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Musculoskeletal Care Modalities

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Presentation on theme: "Musculoskeletal Care Modalities"— Presentation transcript:

1 Musculoskeletal Care Modalities

2 Managing care of the patient in Cast:
A rigid, external immobilizing device Is used to: Immobilize a reduced Fracture ( allow the mobilization of the pt) Correct a deformity Apply uniform pressure to underlying soft tissue Support and stabilize weakened Joint

3 Types of Casts: Short arm cast 2.Long arm cast
Short leg cast Long leg cast Walking cast ( long or short) reinforced for strength Body cast: encircle the trunk Shoulder spica cast: a body jacket that enclosed the trunk and the shoulder and elbow Hip spica cast: enclose the trunk and lower extremity ( double hip spica cast ( includes both legs

4 Casting Materials: Plaster: Rolls of plaster bandage, need 24 to 72 hrs to dry completely Nonplaster: Fiberglass cast ( lighter in wt, stronger, water resistant), has pores so diminish skin problems





9 Long-Arm and Short-Leg Cast and Common Pressure Areas

10 Teaching Needs of the Patient With a Cast
Prior to cast application Explain condition necessitating the cast Explain purpose and goals of the cast Describe expectations during the casting process: eg, the heat from hardening plaster Cast care: keep dry; do not cover with plastic Positioning: elevation of extremity; use of slings Hygiene Activity and mobility

11 Cont… Explain exercises
Do not scratch or stick anything under the cast Cushion rough edges Report the following signs and symptoms: persistent pain or swelling; changes in sensation, movement, skin color, or temperature; and signs of infection or pressure areas Required follow-up care Cast removal

12 Nursing Process—Assessment of the Patient With a Cast
Prior to casting Perform general health assessment Evaluate emotional status Determine presenting signs and symptoms and condition of the area to be casted Knowledge Monitor neurovascular status and the potential for complications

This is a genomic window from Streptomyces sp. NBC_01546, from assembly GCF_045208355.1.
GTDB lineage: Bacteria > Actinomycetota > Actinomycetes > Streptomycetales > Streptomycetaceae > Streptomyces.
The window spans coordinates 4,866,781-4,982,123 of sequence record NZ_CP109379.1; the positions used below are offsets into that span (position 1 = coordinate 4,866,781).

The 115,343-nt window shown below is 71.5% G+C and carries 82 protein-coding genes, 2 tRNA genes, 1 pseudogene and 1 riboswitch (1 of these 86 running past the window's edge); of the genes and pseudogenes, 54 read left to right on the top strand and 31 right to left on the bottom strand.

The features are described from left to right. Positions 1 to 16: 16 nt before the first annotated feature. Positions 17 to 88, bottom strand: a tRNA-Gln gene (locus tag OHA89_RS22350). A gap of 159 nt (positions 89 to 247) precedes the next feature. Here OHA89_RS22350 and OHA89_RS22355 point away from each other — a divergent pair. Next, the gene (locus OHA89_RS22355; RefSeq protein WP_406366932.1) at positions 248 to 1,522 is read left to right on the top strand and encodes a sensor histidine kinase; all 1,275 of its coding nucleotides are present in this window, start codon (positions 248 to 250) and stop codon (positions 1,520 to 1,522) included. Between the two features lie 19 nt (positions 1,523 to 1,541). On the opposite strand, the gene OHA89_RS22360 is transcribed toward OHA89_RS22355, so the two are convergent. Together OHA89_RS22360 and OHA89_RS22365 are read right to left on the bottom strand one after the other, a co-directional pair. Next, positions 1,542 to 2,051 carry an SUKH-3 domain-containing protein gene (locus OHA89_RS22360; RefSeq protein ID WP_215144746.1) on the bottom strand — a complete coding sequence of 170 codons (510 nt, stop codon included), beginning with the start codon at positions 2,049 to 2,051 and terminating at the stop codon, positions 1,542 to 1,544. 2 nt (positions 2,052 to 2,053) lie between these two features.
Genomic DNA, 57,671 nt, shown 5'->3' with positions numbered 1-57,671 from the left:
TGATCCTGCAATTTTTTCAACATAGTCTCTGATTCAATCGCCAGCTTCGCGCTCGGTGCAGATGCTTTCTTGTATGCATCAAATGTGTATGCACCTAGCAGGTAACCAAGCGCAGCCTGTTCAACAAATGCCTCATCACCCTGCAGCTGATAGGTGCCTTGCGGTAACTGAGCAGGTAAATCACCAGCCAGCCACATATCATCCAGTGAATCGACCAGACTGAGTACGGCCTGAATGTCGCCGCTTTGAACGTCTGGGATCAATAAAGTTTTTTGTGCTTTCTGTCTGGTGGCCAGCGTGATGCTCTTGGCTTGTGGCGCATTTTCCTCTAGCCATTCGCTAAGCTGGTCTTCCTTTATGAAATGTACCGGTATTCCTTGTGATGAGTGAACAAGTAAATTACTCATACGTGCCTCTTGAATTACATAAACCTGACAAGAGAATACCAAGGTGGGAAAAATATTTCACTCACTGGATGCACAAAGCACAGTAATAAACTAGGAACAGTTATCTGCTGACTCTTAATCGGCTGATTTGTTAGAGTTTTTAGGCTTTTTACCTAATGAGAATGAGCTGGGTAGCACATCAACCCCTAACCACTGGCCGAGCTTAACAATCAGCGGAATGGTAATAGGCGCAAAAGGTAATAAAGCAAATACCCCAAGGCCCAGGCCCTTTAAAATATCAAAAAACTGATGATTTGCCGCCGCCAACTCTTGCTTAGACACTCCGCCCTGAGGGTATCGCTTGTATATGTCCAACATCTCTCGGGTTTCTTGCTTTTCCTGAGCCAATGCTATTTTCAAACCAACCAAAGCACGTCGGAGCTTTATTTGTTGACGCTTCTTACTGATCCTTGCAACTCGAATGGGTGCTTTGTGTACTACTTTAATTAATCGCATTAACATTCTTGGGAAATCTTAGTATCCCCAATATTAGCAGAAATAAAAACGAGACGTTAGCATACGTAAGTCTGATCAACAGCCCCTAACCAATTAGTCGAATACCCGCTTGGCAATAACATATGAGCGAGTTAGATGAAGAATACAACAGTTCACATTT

13 Nursing Process—Diagnosis of the Patient With a Cast
Deficient knowledge Acute pain Impaired physical mobility Self-care deficit Impaired skin integrity Risk for peripheral neurovascular dysfunction

14 Collaborative Problems/Potential Complications
Compartment syndrome Pressure ulcer Disuse syndrome Delayed union or nonunion of fracture(s)

15 Interventions Relieve pain
Elevate to reduce edema Apply ice or cold intermittently Implement position changes Administer analgesics Unrelieved pain may indicate compartment syndrome; discomfort due to pressure may require change of cast Muscle setting exercises: see Chart 67-3 Patient teaching: see Chart 67-4

16 Interventions (cont.) Heal skin wounds and maintain skin integrity
Treat wounds to skin before the cast is applied Observe for signs and symptoms of pressure or infection Pad cast and cast edges Patient may require tetanus booster Maintain adequate neurovascular status Assess circulation, sensation, and movement Five “P’s” Notify physician at once of signs of compromise Elevate extremity no higher than the heart Encourage movement of fingers or toes every hour

17 Managing patient with an External fixator:
Are used to manage open fractures with soft tissue damage. They provide stable support for severe comminuted (crushed or splintered) fractures while permitting active treatment of damage soft tissue. Nursing intervention: Prepare the patient psychologically Cover sharp points on the fixator or pins to prevent injuries Elevate the extremity to reduce swelling Assess neuromuscular status every 2 hrs Assess pin site for sign of infection and loosening of the pin Pin care Encourage isometric and active exercise within the limit of tissue damage. Later the nurse help the patient to mobilize within the prescribed weight bearing limit Teaching patient self care

18 External Fixation Devices (cont.)


20 Managing the patient in Traction:
Is used as short-term intervention until other modalities, such as external or internal fixation are possible. Traction: is the application of a pulling force to a part of the body Is used to minimize muscle spasm, to reduce fractures, align and immobilize fractures, to reduce deformity. The effect of traction is evaluated by radioactive studies.

21 Traction (cont.) All traction needs to be applied in two directions. The lines of pull are “vectors of force.” The result of the pulling force is between the two lines of the vectors of force.

22 Managing the patient in Traction (cont…):
Principle of effective traction: Countertraction must be maintained for effective traction Must be continuous to be effective Never interrupted Weight are not removed The patient must be in in good body alignment in the center of the bed Ropes must be unobstructed Weight must hang freely

23 Types of tractions: Nursing interventions:
I. Skin traction: is used to control muscle spasm and to immobilize an area before surgery. No more than kg of traction should be used, pelvic traction 4.5 to 9 kg depending on the patient weight Complications: Skin breakdown, nerve pressure (drop foot), and circulatory impairment ( DVT) Nursing interventions: Ensuring effective traction Monitor and managing potential complications

24 Skin Traction

25 Types of tractions (cont…):